The Plan B Requirement
The Plan B Process
Students in all of the English MA Program's Emphases are required to produce two Plan B Projects before their comprehensive exams can be scheduled.
Plan B projects frequently evolve from work done in courses. The student finds, in a class, an interesting problem to investigate, secures the assistance of an appropriate member of the graduate faculty, and then writes the paper in consultation with that faculty member. Sometimes, a student may work similarly with a member of the graduate faculty in writing a Plan B Project that is not related to any course.
Regardless of when students actually work on Plan B Projects, they need to enroll in one hour of ENGL or WRIT 5591 for each of the two required Plan B Projects. That is, sometime during their MA-student careers, students should register for one hour of either ENGL or WRIT 5591 (depending on the department affiliation of the faculty member with whom they're working) for each of their two Plan B Projects.
The supervising faculty member will evaluate the completed project, offer comments, and, if necessary, require revision. The last step in the process is for the faculty member to approve the project by signing the title page.
The Traditional Plan B
The "Traditional Plan B" is a critical, academic essay.
Both of a student's Plan B Projects may assume this format, although one Plan B may take the form of an Alternative Plan B Project as described below.
Students should work closely with the supervising faculty member to plan the nature and scope of their research as well as the shape of its presentation.
The project must demonstrate familiarity with research and scholarship in the area upon which the paper focuses. The student is expected to know and use basic tools of research and to show a familiarity with the seminal research in the area being investigated, citing appropriate sources from articles and books to advance the paper's argument.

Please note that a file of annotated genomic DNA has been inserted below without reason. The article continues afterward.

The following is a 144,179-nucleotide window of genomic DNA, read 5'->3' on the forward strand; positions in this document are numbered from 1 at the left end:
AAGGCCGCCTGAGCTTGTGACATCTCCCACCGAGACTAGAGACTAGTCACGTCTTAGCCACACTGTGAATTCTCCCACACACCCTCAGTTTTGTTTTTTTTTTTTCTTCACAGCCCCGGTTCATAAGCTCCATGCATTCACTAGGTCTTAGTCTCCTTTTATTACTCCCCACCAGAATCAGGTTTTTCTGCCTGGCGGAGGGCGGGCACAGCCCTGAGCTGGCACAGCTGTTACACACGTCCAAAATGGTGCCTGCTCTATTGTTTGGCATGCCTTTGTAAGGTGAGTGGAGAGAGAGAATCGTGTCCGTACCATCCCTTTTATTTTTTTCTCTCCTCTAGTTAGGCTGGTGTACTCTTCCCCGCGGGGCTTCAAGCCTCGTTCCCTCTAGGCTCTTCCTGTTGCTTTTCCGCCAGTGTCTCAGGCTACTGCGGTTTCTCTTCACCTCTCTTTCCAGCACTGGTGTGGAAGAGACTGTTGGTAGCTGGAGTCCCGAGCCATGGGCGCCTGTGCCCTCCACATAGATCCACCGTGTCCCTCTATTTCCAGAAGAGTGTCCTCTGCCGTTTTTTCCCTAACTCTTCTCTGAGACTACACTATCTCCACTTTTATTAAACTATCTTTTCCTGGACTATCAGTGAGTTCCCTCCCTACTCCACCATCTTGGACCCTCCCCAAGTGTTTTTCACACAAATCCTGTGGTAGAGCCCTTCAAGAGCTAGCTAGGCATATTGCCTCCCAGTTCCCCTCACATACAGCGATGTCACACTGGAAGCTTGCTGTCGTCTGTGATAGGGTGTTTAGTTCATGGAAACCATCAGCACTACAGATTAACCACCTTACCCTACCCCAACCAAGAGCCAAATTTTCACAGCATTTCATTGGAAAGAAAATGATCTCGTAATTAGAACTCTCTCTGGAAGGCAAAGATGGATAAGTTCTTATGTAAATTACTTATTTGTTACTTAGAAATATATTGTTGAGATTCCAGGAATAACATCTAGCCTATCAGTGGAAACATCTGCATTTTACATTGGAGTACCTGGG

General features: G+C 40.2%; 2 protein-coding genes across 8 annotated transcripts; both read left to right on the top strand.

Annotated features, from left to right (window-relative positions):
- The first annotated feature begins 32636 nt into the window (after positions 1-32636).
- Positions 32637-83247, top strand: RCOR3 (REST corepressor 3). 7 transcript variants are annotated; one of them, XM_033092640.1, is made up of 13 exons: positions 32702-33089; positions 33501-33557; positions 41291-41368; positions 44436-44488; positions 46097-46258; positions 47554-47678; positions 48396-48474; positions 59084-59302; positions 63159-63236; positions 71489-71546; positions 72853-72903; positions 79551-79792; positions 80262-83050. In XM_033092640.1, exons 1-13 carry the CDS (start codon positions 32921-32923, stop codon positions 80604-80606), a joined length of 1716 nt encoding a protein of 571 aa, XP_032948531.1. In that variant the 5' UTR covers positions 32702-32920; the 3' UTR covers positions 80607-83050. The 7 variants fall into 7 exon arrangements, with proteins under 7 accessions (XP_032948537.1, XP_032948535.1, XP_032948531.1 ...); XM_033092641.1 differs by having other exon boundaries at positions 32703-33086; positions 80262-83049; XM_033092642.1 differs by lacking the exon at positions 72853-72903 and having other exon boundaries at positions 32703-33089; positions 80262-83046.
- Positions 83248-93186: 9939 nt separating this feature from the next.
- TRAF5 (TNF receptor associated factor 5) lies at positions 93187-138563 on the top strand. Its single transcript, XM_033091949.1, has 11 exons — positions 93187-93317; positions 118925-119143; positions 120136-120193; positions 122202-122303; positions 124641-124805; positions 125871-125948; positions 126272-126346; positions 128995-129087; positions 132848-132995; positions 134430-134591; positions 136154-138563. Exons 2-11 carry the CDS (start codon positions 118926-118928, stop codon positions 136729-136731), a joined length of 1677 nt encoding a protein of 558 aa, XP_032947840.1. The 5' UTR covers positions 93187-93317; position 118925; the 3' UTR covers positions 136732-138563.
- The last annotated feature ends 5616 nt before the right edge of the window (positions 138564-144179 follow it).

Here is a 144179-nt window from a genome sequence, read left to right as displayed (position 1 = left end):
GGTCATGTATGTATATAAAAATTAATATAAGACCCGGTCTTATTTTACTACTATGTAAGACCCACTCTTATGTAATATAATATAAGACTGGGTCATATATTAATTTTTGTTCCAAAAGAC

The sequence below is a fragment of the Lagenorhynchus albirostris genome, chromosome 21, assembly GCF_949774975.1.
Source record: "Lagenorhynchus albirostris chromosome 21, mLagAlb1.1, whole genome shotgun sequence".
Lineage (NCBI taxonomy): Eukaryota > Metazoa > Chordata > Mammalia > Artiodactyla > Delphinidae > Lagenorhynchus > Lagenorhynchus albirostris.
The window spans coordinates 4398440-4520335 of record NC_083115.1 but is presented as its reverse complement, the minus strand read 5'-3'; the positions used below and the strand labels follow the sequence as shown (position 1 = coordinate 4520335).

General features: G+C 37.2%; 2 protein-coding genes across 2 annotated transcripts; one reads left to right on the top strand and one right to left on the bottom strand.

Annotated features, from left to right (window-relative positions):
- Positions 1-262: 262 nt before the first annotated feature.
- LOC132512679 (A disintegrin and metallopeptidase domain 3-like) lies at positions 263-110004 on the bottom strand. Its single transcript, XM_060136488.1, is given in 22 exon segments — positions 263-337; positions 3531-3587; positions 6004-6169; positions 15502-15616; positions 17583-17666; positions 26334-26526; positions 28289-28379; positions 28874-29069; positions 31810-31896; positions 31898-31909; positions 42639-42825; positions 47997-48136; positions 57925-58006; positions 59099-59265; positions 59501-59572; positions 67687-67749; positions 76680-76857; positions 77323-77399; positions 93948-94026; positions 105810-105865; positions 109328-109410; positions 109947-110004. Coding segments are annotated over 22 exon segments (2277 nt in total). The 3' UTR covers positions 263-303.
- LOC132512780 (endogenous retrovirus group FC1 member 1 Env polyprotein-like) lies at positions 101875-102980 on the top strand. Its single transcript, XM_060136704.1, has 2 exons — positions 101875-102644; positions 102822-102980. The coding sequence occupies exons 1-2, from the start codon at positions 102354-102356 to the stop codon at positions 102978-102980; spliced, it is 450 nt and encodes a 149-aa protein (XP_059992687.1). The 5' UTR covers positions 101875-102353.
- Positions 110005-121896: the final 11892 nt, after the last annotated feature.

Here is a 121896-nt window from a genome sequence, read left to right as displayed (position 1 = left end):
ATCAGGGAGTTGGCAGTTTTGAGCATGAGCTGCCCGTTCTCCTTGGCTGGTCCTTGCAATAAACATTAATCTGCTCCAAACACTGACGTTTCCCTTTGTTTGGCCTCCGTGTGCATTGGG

The project must present effectively the results of research. The student must use a recognized style manual, preferably The MLA Style Manual or the "Stylesheet" of the Linguistic Society of America. The student's editing skills (grammar, punctuation, spelling) should be without fault, and the student's compositional skills (organization, issue development, careful marshaling and presentation of evidence) competent to convince the reader. The conclusions should never outrun the evidence. A paper must be free from unsupported allegations
One of the two required Plan B Projects may be realized in a form alternative to traditional academic, critical writing.
These forms may include a sustained work of fiction, a collection of poetry, a substantial piece of literary non-fiction, a production in New Media such as a large web site or database, a Digital Humanities project, or other appropriate format that the supervising faculty and the student agree to, and that is approved by the Graduate Committee.
Prior to Beginning an Alternative Plan B
Students wishing to undertake an Alternative Plan B project will submit for approval to the Graduate Committee
- a 2-3 page project prospectus, explaining topic, concept, and context of the Plan B
- a brief supporting statement from the faculty supervisor (an email from the faculty member is sufficient)
- a copy of the signed Contract Form for ENGL/WRIT 5591 (Plan B)
These materials should be submitted to the English MA Graduate Committee prior to beginning work on the project.
The Graduate Committee, in consultation with the supervising faculty member, will review proposals for these projects on a case-by-case basis and indicate what kind of introduction, or equivalent apparatus, is appropriate.
Completing the Alternative Plan B: Guidelines, Approvals, Archives
Like all other Plan B projects, the finished Alternative Plan B must be approved in writing by the faculty supervisor, and a hard copy of the project--or other archived record, appropriate to its medium and genre--filed in the English Department office.
Alternative Plan B Projects must include a written introduction or other critical, contextualizing apparatus, as approved by the faculty member supervising the project in consultation with the English MA Graduate Committee.
The function of this introduction is to insure that the students are able to critically contextualize his or her creative/non-traditional project and to offer illuminating self-reflexive commentary on their work.
Each supervising faculty member will provide specific guidelines for this introductory apparatus and other supplementary work.